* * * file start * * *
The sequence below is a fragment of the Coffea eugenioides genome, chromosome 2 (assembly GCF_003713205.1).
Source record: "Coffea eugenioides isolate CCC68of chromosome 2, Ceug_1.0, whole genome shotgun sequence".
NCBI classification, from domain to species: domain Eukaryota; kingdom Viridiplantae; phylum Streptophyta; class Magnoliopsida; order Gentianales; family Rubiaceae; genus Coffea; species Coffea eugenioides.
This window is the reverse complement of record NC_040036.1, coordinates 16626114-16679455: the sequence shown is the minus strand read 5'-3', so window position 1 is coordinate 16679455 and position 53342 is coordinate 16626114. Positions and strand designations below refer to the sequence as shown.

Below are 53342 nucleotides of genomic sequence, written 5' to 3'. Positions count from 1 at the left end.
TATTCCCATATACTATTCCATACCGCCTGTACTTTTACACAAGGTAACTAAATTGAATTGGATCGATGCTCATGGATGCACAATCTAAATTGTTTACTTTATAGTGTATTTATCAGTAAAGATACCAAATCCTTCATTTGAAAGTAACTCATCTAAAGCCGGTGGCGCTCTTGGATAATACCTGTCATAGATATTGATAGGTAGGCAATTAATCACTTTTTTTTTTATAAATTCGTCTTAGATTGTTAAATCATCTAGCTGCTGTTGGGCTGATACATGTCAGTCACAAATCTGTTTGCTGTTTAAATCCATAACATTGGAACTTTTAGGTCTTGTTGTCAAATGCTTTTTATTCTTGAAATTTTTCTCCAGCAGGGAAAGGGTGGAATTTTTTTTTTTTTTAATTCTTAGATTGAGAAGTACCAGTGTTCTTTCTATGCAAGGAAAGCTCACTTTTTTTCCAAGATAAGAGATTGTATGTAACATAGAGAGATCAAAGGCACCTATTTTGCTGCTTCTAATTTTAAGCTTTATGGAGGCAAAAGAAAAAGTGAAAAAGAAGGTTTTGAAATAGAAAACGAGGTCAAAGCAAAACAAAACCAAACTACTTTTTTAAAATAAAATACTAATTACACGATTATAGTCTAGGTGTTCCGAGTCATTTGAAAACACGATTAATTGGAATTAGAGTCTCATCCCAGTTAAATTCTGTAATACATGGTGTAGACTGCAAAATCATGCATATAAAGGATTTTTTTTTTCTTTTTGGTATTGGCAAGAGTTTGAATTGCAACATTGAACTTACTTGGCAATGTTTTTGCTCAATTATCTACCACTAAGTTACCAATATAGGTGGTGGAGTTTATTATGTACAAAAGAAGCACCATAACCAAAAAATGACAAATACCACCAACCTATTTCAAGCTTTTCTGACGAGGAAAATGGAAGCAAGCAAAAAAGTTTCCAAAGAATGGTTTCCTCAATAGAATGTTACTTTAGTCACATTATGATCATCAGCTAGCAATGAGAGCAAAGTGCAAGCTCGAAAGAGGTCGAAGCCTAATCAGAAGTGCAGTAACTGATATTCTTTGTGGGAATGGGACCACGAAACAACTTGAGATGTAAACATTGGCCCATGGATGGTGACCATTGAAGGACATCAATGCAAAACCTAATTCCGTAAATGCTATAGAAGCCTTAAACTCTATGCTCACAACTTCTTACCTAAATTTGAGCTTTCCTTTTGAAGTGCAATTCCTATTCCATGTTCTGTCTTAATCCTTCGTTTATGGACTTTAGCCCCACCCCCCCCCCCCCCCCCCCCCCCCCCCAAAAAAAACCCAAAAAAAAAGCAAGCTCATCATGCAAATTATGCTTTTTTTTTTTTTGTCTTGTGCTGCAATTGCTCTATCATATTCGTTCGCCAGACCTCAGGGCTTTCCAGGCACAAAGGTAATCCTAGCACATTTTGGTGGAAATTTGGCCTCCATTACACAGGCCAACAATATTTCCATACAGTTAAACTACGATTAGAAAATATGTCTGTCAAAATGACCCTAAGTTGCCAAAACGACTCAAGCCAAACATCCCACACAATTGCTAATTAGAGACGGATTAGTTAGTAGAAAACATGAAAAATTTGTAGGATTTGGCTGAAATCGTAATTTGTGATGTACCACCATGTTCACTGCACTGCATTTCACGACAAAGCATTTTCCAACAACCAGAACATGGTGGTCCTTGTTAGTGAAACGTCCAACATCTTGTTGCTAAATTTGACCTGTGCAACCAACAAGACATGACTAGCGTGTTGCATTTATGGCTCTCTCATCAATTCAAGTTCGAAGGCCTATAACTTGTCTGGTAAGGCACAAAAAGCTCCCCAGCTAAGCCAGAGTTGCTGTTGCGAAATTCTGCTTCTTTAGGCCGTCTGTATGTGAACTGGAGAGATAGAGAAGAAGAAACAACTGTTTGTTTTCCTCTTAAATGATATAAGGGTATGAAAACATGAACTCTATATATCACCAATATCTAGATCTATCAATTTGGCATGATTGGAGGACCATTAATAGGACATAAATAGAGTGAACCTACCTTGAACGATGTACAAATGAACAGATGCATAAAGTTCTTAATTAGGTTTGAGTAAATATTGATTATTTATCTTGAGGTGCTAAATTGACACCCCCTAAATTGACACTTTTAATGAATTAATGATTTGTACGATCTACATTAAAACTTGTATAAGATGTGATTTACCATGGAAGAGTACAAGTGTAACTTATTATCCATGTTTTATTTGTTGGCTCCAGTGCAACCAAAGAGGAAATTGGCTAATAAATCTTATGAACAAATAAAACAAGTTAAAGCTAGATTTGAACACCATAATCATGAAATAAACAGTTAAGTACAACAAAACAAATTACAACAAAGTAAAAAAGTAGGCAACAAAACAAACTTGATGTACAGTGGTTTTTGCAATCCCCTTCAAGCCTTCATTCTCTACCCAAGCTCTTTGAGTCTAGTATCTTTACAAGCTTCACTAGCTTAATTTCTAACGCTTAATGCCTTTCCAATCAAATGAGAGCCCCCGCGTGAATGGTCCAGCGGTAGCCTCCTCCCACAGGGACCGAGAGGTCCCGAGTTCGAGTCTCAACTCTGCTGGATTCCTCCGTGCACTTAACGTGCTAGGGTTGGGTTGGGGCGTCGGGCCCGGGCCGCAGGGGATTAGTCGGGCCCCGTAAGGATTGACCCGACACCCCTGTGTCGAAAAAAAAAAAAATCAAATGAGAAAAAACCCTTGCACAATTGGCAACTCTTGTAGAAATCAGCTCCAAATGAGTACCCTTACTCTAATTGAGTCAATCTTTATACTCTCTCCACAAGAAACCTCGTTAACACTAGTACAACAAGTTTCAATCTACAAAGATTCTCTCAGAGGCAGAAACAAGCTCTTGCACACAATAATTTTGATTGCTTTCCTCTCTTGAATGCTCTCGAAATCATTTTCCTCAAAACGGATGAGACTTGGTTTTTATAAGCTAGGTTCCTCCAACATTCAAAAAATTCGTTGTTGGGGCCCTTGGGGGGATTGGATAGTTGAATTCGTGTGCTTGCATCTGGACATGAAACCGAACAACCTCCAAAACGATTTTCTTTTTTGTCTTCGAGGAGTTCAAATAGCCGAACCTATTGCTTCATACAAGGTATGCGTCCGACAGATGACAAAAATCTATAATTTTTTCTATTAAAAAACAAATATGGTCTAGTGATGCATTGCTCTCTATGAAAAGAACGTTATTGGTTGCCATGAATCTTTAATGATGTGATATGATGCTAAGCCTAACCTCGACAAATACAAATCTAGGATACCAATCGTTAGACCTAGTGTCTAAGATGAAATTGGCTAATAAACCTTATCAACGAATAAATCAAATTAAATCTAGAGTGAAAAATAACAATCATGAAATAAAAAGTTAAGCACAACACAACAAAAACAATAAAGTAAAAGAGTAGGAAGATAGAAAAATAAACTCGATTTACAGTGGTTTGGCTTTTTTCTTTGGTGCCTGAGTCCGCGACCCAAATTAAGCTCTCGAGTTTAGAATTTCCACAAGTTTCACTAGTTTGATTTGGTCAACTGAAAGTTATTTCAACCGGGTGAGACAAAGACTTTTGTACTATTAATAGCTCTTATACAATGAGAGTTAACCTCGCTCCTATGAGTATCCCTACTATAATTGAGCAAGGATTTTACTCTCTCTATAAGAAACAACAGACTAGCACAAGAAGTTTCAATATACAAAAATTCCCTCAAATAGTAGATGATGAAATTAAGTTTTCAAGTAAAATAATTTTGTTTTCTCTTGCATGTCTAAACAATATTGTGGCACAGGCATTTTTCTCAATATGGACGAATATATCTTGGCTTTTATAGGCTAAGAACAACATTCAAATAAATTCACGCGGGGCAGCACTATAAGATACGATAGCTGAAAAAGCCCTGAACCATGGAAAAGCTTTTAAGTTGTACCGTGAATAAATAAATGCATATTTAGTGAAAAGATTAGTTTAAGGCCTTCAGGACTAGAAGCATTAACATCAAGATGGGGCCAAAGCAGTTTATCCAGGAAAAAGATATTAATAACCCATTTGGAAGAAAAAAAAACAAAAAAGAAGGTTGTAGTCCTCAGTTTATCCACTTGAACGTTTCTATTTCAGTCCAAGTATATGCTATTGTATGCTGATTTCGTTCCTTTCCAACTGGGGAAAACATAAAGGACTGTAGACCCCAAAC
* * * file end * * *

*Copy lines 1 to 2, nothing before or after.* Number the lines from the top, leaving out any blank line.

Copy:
The sequence below is a fragment of the Coffea eugenioides genome, chromosome 2 (assembly GCF_003713205.1).
Source record: "Coffea eugenioides isolate CCC68of chromosome 2, Ceug_1.0, whole genome shotgun sequence".